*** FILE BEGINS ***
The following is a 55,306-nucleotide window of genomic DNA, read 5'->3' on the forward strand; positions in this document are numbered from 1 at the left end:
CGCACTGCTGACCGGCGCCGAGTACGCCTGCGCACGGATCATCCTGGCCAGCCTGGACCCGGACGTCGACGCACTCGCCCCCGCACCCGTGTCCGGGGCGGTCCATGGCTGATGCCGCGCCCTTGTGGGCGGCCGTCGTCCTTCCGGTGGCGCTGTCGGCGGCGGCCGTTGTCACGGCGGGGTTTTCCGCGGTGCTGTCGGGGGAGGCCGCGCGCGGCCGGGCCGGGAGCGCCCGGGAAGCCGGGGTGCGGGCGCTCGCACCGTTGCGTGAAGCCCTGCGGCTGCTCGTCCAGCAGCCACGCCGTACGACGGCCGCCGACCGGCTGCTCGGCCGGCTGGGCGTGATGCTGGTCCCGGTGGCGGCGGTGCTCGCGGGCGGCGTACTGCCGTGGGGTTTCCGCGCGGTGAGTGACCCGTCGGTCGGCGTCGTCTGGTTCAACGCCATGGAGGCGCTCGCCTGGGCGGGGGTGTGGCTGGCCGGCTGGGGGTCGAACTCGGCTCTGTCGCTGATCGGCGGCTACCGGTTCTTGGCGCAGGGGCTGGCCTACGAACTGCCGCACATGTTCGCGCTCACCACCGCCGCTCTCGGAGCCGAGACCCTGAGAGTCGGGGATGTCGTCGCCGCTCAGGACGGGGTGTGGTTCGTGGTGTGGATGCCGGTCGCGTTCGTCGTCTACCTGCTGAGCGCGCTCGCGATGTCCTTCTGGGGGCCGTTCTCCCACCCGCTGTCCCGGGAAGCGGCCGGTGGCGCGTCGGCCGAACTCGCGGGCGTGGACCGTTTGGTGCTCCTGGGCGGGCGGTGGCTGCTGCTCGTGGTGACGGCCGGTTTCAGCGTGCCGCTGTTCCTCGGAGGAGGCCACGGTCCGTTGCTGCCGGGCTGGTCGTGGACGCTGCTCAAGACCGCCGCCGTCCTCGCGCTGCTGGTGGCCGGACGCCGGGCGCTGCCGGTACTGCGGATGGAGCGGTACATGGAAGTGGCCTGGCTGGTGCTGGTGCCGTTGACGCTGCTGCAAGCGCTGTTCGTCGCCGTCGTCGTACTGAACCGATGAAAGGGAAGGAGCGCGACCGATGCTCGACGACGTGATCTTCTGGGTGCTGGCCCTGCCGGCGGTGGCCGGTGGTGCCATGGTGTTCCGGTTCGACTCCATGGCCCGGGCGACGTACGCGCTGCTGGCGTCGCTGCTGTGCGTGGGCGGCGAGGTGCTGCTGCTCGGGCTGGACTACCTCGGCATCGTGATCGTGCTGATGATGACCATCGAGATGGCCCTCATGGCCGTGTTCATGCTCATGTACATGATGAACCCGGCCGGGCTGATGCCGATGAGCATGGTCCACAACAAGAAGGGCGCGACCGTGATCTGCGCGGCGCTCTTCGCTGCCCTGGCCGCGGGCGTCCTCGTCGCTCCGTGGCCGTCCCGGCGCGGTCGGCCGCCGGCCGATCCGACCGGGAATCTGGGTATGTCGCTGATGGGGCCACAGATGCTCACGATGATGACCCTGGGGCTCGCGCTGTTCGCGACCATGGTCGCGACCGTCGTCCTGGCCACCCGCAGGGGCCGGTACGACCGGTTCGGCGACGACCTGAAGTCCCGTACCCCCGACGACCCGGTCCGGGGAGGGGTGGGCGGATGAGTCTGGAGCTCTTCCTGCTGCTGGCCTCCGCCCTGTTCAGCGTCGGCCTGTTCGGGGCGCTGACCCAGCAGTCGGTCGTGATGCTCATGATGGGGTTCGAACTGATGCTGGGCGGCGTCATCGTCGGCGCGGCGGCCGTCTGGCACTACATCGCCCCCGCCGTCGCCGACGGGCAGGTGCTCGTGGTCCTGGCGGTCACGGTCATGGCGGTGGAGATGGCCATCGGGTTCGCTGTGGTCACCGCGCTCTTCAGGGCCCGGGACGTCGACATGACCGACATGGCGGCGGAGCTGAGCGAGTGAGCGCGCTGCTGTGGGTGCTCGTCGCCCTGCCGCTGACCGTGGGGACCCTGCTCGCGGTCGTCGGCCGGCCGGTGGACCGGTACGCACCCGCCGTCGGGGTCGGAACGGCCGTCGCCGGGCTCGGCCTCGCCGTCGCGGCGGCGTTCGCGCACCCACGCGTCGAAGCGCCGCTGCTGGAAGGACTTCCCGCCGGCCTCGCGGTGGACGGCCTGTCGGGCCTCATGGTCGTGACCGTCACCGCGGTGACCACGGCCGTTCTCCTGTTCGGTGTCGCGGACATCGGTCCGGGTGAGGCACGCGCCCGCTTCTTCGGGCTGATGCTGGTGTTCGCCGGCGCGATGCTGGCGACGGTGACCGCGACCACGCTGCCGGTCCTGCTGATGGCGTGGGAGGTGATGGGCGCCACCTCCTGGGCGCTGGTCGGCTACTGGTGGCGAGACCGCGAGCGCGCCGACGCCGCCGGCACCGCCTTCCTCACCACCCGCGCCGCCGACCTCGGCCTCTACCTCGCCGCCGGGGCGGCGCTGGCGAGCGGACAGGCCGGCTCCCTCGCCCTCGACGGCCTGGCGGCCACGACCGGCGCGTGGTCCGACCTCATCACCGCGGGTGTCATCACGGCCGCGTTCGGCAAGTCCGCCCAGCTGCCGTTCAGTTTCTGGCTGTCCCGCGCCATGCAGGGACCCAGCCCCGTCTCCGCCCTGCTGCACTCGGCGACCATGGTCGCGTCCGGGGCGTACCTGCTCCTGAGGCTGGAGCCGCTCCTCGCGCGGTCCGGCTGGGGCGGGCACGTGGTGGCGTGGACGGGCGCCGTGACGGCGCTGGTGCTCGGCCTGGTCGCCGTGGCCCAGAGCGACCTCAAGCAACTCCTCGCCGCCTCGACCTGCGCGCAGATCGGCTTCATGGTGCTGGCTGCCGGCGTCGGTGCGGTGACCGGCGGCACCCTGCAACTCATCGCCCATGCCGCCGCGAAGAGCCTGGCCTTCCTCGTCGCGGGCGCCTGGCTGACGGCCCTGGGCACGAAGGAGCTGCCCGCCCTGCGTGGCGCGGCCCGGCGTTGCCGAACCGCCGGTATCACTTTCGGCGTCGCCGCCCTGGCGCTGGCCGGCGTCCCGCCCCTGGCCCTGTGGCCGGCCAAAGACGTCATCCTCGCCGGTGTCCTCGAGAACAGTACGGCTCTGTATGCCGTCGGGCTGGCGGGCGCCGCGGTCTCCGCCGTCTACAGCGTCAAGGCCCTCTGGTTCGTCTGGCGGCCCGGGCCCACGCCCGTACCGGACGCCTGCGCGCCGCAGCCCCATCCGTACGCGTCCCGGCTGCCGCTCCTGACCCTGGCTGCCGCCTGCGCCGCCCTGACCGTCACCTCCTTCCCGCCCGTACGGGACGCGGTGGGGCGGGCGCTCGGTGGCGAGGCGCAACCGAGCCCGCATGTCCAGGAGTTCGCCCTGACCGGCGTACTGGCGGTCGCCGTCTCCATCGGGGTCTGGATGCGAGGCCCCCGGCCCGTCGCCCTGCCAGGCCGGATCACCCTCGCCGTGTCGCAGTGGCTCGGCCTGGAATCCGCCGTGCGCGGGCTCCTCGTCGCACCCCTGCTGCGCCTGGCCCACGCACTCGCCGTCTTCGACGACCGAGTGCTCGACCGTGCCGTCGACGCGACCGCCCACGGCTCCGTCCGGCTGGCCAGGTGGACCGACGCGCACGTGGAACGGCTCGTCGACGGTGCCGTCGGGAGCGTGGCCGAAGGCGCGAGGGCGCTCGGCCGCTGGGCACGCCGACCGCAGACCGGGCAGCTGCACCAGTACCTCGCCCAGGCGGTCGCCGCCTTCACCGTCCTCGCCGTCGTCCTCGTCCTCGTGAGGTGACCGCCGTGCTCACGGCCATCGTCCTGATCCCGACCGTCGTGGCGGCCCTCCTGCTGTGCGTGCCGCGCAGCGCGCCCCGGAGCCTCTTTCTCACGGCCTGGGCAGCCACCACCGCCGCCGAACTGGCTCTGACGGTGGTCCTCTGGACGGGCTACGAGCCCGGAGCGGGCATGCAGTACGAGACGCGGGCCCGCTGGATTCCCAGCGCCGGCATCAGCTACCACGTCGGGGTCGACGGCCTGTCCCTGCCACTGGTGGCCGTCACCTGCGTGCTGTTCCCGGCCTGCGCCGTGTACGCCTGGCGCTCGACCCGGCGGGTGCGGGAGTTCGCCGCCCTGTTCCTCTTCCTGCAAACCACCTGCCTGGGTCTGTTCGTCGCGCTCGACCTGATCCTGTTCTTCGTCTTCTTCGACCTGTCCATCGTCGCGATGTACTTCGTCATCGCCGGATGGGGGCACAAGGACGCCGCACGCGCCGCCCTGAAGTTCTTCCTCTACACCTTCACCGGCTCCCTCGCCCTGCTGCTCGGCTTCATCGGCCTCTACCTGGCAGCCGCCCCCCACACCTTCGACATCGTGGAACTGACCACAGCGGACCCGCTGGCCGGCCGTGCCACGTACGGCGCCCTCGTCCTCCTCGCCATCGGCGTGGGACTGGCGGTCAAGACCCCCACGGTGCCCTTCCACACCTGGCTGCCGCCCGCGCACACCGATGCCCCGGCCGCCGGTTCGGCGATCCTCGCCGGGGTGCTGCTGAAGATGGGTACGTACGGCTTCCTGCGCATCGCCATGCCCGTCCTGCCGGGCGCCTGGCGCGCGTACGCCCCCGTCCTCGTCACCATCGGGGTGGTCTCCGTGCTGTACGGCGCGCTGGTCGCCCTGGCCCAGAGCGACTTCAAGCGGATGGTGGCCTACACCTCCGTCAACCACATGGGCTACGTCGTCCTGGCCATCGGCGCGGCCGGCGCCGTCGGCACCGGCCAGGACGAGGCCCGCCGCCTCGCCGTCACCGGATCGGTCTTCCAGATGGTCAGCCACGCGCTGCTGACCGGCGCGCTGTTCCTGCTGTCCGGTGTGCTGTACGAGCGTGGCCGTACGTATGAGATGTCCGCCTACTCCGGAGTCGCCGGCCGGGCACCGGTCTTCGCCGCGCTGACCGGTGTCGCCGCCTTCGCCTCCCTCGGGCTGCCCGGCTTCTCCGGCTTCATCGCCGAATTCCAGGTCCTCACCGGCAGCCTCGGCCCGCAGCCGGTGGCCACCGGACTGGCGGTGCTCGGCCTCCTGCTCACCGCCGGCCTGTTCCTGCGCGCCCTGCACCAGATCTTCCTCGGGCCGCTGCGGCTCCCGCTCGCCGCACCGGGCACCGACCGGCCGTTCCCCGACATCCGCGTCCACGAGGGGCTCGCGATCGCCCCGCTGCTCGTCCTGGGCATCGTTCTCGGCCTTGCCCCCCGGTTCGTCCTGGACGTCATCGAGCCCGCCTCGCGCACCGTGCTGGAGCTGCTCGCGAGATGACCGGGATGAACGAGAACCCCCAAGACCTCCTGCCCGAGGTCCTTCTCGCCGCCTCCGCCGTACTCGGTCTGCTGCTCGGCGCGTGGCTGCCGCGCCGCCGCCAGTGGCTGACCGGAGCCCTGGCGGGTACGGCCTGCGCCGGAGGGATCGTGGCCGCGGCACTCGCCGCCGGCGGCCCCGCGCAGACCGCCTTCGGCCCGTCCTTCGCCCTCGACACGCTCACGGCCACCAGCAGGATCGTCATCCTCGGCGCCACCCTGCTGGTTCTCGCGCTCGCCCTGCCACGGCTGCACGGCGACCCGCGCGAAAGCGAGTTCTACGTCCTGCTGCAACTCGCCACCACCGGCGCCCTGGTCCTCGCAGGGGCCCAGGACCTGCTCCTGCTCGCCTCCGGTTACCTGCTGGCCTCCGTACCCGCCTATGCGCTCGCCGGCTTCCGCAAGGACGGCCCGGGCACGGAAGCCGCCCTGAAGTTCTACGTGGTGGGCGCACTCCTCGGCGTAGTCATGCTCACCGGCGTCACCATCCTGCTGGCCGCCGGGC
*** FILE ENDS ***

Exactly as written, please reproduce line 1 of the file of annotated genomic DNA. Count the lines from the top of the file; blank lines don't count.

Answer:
The following is a 55,306-nucleotide window of genomic DNA, read 5'->3' on the forward strand; positions in this document are numbered from 1 at the left end: